There are quite a lot of odd instances where the game’s difficulty reaches bizarre extremes, requiring a lot of diligence and patience from the player against a threat that may not be evident until after you lose a lot in the process. These can most often be seen in boss battles, whose novelty and dramatic flare can often be undermined by a challenge that does not always feel fair. Then there are sections that just waste your time with how long it takes to properly defeat a series of recurring enemies who appear in the form of quests. The scarecrow, Spinny Knight, and giant snail are all time sinks that consume a good chunk of in-game days, and are a rest of fruition more than anything else.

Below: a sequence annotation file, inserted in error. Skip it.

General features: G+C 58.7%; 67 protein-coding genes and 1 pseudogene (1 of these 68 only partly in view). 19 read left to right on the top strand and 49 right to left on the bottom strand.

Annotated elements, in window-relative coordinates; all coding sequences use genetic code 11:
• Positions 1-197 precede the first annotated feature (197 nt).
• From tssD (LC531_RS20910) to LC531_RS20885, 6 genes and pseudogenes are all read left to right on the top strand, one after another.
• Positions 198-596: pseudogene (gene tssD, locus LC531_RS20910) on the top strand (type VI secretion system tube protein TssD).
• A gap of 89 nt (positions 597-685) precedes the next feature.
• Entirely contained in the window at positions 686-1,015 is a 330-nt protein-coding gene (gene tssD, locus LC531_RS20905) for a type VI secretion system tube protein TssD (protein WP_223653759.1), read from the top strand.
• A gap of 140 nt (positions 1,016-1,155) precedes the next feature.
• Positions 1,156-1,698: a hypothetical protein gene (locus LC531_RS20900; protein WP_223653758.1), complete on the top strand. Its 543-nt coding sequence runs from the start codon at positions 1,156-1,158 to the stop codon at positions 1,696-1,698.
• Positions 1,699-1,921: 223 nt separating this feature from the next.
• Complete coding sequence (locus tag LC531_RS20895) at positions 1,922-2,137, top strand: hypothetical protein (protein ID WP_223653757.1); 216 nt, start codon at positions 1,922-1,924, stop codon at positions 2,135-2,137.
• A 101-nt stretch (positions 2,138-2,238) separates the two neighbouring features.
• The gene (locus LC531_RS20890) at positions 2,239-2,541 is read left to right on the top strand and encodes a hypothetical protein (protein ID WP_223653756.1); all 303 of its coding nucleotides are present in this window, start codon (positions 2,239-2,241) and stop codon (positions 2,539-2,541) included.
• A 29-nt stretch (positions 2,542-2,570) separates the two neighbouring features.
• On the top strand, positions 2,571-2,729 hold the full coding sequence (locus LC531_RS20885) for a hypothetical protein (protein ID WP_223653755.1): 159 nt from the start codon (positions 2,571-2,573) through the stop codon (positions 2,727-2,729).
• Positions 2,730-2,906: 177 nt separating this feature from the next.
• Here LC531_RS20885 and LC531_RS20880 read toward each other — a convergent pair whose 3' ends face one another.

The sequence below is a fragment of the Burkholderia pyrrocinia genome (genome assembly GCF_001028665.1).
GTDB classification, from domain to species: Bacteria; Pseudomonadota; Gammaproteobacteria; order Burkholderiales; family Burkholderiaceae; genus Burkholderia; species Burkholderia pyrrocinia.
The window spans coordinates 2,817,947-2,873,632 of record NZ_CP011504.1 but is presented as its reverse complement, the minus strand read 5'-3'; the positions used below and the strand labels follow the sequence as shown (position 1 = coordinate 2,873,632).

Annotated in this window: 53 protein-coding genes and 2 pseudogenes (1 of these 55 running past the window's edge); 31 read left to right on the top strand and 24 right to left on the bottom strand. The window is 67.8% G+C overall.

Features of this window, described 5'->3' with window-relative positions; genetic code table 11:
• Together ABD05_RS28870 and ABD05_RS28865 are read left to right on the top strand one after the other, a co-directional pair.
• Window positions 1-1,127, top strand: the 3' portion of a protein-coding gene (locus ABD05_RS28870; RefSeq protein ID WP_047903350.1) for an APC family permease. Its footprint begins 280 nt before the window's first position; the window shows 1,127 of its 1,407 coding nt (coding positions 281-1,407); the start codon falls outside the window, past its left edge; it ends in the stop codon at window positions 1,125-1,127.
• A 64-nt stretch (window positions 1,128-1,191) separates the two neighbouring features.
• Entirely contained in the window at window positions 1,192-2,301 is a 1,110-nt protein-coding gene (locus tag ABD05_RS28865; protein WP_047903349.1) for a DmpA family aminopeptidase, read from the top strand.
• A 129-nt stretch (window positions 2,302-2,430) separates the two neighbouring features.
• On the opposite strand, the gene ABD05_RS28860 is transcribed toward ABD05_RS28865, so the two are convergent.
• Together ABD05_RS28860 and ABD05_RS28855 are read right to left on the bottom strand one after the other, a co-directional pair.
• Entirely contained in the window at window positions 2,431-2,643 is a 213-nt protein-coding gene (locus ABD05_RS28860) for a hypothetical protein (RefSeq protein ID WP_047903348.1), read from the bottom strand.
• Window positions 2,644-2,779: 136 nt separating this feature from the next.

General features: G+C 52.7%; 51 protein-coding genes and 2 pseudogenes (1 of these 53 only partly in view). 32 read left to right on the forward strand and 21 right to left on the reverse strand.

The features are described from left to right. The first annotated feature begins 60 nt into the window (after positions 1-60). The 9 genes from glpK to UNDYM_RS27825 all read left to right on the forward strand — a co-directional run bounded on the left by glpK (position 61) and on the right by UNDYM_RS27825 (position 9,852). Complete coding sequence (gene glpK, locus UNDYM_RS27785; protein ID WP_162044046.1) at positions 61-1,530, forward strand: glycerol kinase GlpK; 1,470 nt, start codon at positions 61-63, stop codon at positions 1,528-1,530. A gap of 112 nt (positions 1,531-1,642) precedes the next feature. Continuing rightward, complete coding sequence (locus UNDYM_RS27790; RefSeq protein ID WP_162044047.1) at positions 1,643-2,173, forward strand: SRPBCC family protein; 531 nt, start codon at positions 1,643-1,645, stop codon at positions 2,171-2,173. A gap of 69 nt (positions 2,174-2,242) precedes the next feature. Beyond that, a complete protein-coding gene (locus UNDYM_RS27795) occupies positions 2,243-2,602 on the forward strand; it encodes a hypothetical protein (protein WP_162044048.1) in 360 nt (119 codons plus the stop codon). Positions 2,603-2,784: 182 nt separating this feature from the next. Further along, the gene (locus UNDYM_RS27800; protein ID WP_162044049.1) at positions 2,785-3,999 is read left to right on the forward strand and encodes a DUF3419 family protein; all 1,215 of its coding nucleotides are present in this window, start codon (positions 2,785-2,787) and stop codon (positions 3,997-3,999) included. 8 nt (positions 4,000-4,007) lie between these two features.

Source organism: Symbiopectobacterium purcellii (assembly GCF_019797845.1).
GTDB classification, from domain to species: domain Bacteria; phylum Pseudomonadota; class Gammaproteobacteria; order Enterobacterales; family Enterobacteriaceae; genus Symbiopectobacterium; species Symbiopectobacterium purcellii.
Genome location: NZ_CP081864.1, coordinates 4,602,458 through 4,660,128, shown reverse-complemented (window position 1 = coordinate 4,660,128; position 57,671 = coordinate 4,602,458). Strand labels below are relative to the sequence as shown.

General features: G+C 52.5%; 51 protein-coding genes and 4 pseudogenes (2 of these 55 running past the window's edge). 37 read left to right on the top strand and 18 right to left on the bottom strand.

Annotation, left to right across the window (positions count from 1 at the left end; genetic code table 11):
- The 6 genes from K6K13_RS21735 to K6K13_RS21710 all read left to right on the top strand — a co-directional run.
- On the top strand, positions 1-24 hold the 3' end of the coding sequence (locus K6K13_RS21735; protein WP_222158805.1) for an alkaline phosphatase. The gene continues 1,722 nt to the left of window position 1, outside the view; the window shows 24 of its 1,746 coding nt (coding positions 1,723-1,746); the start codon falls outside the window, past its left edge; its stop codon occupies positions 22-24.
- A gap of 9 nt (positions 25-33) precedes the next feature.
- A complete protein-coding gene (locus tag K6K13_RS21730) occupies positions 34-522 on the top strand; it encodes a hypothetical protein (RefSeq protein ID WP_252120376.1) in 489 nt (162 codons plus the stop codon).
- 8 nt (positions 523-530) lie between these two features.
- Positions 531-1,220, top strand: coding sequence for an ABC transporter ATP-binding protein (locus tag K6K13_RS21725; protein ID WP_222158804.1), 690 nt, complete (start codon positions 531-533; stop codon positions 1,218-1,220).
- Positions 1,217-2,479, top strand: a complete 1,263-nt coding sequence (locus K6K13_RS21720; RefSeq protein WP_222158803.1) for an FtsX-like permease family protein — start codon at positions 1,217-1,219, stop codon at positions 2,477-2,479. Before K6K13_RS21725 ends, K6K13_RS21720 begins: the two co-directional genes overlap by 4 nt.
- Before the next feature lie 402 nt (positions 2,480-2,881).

That said, these are just peaks of frustration that manifest themselves in what is otherwise a jaunty adventure through a colorful world that had me giddily revisiting locations I only vaguely recalled from years ago, all while taking in the delightful soundtrack. Combat is usually relatively easy, and if not it can provide a decent deal of tension as you narrowly avoid tail swipes from oddly proportioned dragons or the rampage of desk fan tanks, and there was so much endearing about most boss fights that I really didn’t mind that I had to go through them again… at least for the first five times, because then it just got annoying. Stupid king Sauvage and his big beard of boisterous death.